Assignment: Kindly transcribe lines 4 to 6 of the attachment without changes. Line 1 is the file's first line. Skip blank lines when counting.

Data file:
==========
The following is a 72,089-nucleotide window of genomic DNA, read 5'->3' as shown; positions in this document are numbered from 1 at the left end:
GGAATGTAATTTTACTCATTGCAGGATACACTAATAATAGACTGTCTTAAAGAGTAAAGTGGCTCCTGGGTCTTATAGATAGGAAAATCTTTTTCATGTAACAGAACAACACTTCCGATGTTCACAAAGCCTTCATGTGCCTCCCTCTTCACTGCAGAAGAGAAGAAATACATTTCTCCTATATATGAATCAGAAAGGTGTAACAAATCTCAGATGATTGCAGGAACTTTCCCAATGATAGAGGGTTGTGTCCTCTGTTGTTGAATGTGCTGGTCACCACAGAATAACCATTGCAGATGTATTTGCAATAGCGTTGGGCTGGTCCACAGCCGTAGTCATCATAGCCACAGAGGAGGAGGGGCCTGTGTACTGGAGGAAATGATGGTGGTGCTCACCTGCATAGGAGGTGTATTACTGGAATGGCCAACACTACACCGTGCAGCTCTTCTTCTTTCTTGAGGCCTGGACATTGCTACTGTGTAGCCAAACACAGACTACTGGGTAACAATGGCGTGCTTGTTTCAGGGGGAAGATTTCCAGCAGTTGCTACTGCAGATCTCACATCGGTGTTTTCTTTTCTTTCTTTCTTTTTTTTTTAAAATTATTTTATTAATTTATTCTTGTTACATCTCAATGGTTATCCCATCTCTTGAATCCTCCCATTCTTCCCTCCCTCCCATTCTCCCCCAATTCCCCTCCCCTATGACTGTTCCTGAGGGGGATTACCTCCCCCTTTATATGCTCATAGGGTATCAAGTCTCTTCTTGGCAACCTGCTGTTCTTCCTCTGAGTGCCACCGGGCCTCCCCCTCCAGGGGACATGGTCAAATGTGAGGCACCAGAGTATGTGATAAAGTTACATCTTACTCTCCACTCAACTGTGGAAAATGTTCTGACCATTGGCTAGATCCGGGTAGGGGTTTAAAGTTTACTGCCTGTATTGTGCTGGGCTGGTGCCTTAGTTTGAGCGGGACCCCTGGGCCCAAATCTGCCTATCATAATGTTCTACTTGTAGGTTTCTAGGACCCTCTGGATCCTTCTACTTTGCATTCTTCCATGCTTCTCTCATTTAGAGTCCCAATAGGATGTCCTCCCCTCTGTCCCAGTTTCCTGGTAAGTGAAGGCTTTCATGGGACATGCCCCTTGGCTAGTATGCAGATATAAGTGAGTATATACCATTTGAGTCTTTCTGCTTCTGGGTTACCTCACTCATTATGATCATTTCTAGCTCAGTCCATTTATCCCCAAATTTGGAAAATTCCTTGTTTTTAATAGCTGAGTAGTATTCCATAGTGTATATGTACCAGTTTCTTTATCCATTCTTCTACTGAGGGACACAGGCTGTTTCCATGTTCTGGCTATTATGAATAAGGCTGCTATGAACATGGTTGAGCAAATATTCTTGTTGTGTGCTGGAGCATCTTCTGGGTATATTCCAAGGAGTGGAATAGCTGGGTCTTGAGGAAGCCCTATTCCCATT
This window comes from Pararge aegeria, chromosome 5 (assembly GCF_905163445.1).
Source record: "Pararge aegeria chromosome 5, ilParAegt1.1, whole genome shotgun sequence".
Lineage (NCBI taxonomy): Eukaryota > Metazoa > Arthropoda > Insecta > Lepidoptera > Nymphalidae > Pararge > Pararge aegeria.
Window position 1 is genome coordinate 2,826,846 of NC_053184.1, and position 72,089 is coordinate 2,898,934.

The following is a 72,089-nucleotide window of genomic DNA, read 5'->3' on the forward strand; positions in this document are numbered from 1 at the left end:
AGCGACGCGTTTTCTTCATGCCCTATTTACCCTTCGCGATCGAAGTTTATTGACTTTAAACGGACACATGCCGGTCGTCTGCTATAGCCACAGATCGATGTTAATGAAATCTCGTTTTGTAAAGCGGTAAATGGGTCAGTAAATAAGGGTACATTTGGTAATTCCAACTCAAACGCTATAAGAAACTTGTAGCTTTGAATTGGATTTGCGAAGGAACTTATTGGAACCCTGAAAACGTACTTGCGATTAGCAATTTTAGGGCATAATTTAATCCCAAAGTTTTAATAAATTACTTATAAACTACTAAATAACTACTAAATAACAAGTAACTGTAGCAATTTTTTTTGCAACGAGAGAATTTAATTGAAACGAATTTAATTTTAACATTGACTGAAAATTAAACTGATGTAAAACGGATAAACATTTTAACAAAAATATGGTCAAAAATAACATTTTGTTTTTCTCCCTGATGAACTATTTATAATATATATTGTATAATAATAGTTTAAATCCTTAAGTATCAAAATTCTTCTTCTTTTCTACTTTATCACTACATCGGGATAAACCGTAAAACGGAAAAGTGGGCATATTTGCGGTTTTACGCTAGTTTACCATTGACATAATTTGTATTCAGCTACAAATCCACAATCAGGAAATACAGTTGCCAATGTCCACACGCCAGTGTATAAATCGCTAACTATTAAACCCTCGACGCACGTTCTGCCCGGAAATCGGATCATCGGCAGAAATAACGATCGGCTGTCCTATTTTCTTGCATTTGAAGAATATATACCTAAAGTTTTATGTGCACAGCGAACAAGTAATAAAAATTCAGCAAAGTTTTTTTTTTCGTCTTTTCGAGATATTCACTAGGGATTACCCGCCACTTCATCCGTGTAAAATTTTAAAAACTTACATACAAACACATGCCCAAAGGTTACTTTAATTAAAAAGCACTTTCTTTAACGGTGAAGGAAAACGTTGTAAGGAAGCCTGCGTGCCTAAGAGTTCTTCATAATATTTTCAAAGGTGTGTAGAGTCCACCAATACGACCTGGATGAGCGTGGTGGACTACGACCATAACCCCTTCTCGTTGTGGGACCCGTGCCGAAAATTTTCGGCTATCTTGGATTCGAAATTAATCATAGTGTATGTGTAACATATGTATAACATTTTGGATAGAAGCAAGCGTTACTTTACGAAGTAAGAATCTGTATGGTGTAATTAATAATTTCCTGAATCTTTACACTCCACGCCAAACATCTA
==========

Source record: "Pararge aegeria chromosome 5, ilParAegt1.1, whole genome shotgun sequence".
Lineage (NCBI taxonomy): Eukaryota > Metazoa > Arthropoda > Insecta > Lepidoptera > Nymphalidae > Pararge > Pararge aegeria.
Window position 1 is genome coordinate 2,826,846 of NC_053184.1, and position 72,089 is coordinate 2,898,934.